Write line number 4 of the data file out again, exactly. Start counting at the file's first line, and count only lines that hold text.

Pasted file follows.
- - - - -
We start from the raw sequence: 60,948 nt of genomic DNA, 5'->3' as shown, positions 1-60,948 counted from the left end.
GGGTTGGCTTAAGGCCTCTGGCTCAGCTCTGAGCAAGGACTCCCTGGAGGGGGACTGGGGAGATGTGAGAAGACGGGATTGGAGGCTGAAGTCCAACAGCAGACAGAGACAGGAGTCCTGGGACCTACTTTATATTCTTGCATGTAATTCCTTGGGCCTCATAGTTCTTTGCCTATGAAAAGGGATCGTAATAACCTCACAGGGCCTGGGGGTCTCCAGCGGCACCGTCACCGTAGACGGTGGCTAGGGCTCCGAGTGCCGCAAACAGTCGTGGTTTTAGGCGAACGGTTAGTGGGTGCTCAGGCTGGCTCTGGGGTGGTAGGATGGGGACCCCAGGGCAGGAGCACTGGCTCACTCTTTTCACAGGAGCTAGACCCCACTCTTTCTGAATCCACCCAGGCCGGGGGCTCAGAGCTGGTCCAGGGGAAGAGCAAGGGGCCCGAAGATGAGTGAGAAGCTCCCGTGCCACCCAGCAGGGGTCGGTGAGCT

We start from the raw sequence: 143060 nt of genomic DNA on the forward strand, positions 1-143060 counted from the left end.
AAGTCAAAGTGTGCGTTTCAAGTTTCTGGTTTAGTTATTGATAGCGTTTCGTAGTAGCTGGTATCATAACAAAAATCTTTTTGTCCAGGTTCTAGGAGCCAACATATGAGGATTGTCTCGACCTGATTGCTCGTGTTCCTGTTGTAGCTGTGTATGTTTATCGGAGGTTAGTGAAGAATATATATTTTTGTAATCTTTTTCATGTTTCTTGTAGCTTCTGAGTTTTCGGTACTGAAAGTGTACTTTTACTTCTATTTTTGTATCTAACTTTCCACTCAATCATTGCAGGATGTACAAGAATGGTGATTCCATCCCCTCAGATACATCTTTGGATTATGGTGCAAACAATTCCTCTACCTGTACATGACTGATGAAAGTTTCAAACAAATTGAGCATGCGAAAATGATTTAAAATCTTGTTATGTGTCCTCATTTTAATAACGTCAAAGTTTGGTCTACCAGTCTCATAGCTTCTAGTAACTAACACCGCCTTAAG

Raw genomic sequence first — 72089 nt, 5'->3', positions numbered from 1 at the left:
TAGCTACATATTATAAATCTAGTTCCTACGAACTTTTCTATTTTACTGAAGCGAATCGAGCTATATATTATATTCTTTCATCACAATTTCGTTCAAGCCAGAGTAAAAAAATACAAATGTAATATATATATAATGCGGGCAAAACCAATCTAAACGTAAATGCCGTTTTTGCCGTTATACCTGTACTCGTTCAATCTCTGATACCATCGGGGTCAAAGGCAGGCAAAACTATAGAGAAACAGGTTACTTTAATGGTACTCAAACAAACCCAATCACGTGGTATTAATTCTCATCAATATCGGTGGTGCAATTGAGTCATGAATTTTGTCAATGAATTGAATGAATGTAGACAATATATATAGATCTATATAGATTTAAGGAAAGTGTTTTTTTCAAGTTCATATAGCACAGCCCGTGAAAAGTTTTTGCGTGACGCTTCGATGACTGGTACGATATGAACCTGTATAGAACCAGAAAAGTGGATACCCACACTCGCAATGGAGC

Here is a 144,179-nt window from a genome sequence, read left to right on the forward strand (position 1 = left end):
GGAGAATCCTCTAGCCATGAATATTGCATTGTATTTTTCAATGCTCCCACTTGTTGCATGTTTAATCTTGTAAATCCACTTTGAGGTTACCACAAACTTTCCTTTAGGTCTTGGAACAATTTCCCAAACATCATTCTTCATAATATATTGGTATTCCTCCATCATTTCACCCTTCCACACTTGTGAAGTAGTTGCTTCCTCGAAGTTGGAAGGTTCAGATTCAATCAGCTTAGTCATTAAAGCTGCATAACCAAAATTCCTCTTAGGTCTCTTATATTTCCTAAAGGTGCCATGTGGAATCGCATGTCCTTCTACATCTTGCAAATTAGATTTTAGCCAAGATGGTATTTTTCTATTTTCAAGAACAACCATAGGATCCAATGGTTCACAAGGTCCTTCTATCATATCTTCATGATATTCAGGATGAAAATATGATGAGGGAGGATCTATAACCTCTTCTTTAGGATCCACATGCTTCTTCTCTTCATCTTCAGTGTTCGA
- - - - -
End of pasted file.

AAGTCAAAGTGTGCGTTTCAAGTTTCTGGTTTAGTTATTGATAGCGTTTCGTAGTAGCTGGTATCATAACAAAAATCTTTTTGTCCAGGTTCTAGGAGCCAACATATGAGGATTGTCTCGACCTGATTGCTCGTGTTCCTGTTGTAGCTGTGTATGTTTATCGGAGGTTAGTGAAGAATATATATTTTTGTAATCTTTTTCATGTTTCTTGTAGCTTCTGAGTTTTCGGTACTGAAAGTGTACTTTTACTTCTATTTTTGTATCTAACTTTCCACTCAATCATTGCAGGATGTACAAGAATGGTGATTCCATCCCCTCAGATACATCTTTGGATTATGGTGCAAACAATTCCTCTACCTGTACATGACTGATGAAAGTTTCAAACAAATTGAGCATGCGAAAATGATTTAAAATCTTGTTATGTGTCCTCATTTTAATAACGTCAAAGTTTGGTCTACCAGTCTCATAGCTTCTAGTAACTAACACCGCCTTAAG